Blu-ray Player: Samsung BD-P1580

The least spectacular device of the three: It’s simply a Blu-ray player with Profile 2.0 and 24p support. It does its job well, the only issue is that there’s no separate resolution selection for DVDs and Blu-ray discs: If set to 576i, it will play back BDs in low resolution, but if set to 1080p, it will upscale DVDs with its inferior internal scaler and deinterlacer.

LCD TV: Samsung LE37B650

That’s the most interesting part: A 37-inch LCD HDTV with 120 Hz technology (called 100 Hz here, because, y’know, PAL vs. NTSC) with a built-in USB media player that supports all major formats, including Blu-ray-quality H.264 and the MP4 and Matroska (MKV) containers, which is the primary reason why I chose this model. As it turned out, the media player feature is a bit hard to use and lacks support for multiple audio tracks and MKV subtitles, but I still bought it: This TV set is one of the cheapest of its class and feature set anyway, so I might as well buy it, use the internal player until I’m fed up with it and buy an external player later.

The picture quality is OK. Of course you can’t expect a LCD or PDP TV to come anywhere close to an old CRT TV in terms of picture quality, but the B650 does its job quite well: The scaler is top-notch, the deinterlacer works very well and the frame rate conversion (FRC) is acceptable (though I don’t see much improvement there compared to a two-year-older model I tested a while ago).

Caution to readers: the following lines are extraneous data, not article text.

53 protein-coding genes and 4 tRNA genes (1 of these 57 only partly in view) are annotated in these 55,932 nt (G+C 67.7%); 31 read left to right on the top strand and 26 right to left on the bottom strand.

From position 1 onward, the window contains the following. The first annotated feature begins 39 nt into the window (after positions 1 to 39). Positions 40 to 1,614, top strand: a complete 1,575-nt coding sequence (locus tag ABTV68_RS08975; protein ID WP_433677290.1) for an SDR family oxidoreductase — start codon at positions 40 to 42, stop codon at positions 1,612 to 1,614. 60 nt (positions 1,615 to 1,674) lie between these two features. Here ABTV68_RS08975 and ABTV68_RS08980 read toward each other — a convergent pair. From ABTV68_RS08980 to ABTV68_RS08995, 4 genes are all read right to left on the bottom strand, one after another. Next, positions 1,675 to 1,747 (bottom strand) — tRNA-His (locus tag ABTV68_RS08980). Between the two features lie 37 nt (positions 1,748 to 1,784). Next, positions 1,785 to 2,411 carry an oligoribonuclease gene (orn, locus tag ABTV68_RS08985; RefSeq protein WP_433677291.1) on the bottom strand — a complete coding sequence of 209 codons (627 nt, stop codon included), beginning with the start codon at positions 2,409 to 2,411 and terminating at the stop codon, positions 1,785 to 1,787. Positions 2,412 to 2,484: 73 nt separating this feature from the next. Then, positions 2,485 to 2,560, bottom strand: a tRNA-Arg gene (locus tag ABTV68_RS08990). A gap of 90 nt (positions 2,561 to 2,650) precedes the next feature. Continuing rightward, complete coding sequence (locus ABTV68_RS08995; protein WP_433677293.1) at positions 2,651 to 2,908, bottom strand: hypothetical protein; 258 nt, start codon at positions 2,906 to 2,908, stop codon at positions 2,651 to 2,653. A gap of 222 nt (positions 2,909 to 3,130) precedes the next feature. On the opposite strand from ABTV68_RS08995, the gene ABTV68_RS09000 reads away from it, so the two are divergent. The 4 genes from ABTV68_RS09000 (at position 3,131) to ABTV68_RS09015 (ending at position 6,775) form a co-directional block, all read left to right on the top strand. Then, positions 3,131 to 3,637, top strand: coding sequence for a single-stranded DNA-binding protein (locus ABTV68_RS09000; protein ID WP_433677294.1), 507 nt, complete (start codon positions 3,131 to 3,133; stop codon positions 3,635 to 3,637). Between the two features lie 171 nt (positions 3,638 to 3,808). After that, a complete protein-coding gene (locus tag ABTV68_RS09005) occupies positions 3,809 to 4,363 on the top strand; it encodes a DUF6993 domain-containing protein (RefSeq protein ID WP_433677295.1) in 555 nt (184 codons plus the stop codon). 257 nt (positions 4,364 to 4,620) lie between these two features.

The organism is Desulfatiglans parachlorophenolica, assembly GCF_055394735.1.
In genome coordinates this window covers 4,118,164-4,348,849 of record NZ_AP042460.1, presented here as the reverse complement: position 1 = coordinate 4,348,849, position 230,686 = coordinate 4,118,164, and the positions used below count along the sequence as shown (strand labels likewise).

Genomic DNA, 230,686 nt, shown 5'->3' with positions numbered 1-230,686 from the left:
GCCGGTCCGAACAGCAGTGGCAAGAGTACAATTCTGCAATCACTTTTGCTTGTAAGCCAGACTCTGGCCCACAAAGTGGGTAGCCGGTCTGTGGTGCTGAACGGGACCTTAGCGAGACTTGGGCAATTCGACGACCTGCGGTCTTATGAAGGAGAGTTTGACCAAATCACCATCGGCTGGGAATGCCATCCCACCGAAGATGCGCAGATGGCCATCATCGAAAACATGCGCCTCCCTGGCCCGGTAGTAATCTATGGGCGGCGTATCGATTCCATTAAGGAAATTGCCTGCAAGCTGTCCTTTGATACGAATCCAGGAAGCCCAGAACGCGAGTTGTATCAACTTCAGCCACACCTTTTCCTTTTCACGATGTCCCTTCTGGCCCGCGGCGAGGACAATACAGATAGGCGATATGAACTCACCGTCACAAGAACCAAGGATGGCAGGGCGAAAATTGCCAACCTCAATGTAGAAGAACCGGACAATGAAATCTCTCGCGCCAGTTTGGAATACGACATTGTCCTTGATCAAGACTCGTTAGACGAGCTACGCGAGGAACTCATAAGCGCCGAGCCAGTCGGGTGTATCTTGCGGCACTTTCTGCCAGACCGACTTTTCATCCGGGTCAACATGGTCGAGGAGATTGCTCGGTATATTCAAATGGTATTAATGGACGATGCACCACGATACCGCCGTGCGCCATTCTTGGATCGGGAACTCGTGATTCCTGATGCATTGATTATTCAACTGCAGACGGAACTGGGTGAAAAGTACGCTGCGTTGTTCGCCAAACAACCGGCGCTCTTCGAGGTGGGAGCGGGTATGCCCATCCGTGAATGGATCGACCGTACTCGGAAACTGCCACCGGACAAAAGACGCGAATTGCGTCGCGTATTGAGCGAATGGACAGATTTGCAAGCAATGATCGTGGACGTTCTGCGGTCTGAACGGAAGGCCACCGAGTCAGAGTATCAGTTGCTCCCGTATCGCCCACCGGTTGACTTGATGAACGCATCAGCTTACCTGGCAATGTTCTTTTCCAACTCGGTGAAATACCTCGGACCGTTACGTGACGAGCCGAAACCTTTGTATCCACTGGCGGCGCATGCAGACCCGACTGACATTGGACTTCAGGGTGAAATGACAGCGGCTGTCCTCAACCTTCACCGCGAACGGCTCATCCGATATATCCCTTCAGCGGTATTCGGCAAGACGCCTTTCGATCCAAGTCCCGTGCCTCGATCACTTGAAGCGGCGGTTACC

I came across a pretty unexpected issue when connecting the PVR to the DTV: The PVR offers four different analog video outputs: CVBS, S-Video, RGB (via SCART) and YPbPr. S-Video isn’t supported by the TV set, but the other formats work – except that the quality is not as expected: Via RGB, I got noisy moiré-like patterns all over the image, as if there was a considerable amount of crosstalk in the cables, but regardless of the type of cable I used (I tried two different ones). I guess that’s already a problem of the PVR, because I saw these problems on the old set too, but not as strong as now. YPbPr fares a bit better: The image is free of noise, but I see sharpening artifacts (»halos«) at the right side of object edges. I can’t tell whether this is due to faulty image processing, a flawed output at the PVR again or simply a connection problem (which I can’t imagine, because I already use pretty high-quality cables). Strangely, the best type of connection between the PVR and the DTV turned out to be good old CVBS: The comb filter of the B650 does its job so well that I can hardly notice any dot crawl artifacts and the halos are much, much less strong. Quality still isn’t perfect, but it’s acceptable at least. The only real issue left is that the DTV doesn’t support 4:3/16:9 format switching via the respective SCART control signal, so I have to change formats manually if I want to watch a 4:3 show, which sucks. I know now that my next PVR/STB needs an HDMI output, but considering that this will very likely be an HD capable model, that’ll be no problem :)